The biggest challenge to accomplishing these things will be finding reliable proctored testing sites with technology access, computers set up with multilingual writing systems, and headphones with microphones. Our WAFLT testing team can help proctor or train proctors, but we don’t have our own computer labs. Hopefully, we’ll find colleges willing to collaborate on this.
My focus is on Washington state, but what we learn in our state will be shared nationally, so I expect that many other states will get on board quickly.
Molly: You began working as the World Languages Program Supervisor in 2008, but before that, the position had been unfilled for close to 20 years. In your opinion, what factors helped contribute to this position finally being filled again? Do you have any suggestions for helping to advocate for such a position in other school districts or localities?
Dr. Aoki: That’s a very simple question to answer. The WAFLT (Washington Association for Language Teaching) Advocacy Committee worked tirelessly from 2006-2008 with the Washington State Coalition for International Education to get the position established. To be honest, our world language teachers in the state did not know what we were missing. But after Dr. Shuhan Wang came to Seattle for the International Education Leadership Summit: Expanding Chinese Language in 2006, she told us about NCSSFL (National Council of State Supervisors for Language) and how important it was to have state-level leadership at the national level. A retired German teacher in our state was the one who convinced her legislator to drop a bill to create the position. The Legislature funded it in 2008. In our case, the state educational agency’s work is highly influenced by what the Legislature directs. It was a bit unusual to have the Legislature dictate the creation of this position, but it worked. I would encourage other states that currently lack a state-level World Languages Supervisor to try that approach as well.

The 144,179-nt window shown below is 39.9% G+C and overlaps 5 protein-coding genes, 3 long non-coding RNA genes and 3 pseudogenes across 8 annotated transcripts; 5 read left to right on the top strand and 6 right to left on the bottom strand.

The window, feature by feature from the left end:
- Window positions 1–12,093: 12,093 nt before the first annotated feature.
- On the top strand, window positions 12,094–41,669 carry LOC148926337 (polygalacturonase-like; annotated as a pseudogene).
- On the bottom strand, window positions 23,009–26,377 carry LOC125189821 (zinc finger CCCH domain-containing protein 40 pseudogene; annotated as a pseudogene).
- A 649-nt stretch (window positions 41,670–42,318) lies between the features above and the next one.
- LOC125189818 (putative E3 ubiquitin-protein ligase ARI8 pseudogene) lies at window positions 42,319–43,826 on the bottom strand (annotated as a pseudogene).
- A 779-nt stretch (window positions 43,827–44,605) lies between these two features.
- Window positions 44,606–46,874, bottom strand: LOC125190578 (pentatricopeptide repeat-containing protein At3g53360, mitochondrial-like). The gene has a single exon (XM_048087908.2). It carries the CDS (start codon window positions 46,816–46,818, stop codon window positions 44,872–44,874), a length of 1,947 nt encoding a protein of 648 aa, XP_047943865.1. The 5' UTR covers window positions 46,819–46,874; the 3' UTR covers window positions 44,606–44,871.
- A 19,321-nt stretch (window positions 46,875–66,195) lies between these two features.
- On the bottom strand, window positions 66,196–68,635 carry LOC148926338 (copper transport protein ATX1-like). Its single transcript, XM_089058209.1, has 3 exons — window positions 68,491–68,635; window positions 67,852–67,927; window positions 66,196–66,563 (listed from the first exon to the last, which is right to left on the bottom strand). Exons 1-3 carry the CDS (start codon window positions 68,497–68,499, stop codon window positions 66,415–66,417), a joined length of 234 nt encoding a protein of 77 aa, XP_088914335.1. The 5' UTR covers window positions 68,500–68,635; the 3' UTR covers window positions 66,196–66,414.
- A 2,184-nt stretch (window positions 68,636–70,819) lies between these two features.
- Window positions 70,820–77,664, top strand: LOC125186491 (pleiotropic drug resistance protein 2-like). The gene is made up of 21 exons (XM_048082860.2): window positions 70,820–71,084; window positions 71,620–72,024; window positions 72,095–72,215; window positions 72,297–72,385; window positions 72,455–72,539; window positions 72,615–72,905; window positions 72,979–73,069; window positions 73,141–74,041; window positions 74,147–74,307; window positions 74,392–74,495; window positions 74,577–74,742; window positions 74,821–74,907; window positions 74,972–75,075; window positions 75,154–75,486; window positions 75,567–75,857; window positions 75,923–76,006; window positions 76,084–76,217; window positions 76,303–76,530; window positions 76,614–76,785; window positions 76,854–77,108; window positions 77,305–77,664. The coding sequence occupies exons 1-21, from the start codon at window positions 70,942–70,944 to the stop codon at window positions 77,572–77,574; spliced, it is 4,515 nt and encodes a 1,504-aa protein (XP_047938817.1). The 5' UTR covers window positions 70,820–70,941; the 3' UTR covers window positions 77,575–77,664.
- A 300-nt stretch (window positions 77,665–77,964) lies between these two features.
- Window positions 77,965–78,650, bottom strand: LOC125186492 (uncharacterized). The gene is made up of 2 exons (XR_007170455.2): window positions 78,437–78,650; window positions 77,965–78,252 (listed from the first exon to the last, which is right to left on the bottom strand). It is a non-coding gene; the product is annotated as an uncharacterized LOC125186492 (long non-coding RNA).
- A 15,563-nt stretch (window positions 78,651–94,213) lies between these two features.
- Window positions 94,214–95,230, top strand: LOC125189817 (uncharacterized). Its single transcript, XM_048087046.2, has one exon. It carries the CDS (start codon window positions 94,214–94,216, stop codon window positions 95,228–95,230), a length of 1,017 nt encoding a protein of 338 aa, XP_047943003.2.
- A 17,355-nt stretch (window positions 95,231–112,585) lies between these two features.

Molly: You have spent a large part of your professional life advocating for foreign languages and helping to ensure program funding. Do you have any advice for educators who are facing budget cuts in their programs? Are there any advocating strategies you have found particularly helpful?
Dr. Aoki: I am not one who has mastered the funding question for languages, I’m afraid. But what I’ve learned, in general, about funding for education is that families and educators need to work together to advocate with policy/decision-makers (mainly, the state legislature, and to some extent, the federal government, such as the US Department of Education).
It is even more impactful if students themselves will advocate. Our immigrant students who advocated for the State Seal of Biliteracy in Washington were the “tipping point,” I would say, for the Legislature to approve the bill. However, there was minimal funding associated with it. We need students to go down to our state capitol and demand that they have the opportunity to learn languages in school. Maybe some bright young Swedish student will take up the cause and create a movement… (And do I think climate change is related to language learning? – Yes! When we don’t speak each other’s languages, it is easy for us to ignore the global changes that impact others outside our country or language community. We have to build empathy and deep compassion in order to muster the will to tackle climate change and other global issues.)
Molly: You became involved with languages in high schools partly through your work with the PTA (Parent/Teacher Association). Do you have any advice for parents who want their children to have more access to foreign language instruction in secondary schools?
Dr. Aoki: First, parents need to make sure that they are advocating for equitable access to language instruction in secondary schools. (Of course, I’d really prefer it if there was much more access to Dual Language Immersion programs at the elementary level too.) It is not enough to provide Advanced Placement (AP) level language courses if the students that are getting to take those courses don’t match the demographics of the students in the district. Parents need to understand what the barriers are. Is it the counselors? Are they not encouraging (or allowing?) students from certain demographics to enroll in language programs? Is it the students themselves? Are they discouraging each other from enrolling in a class that is perceived to be mainly for “white” students? How can you change the narrative?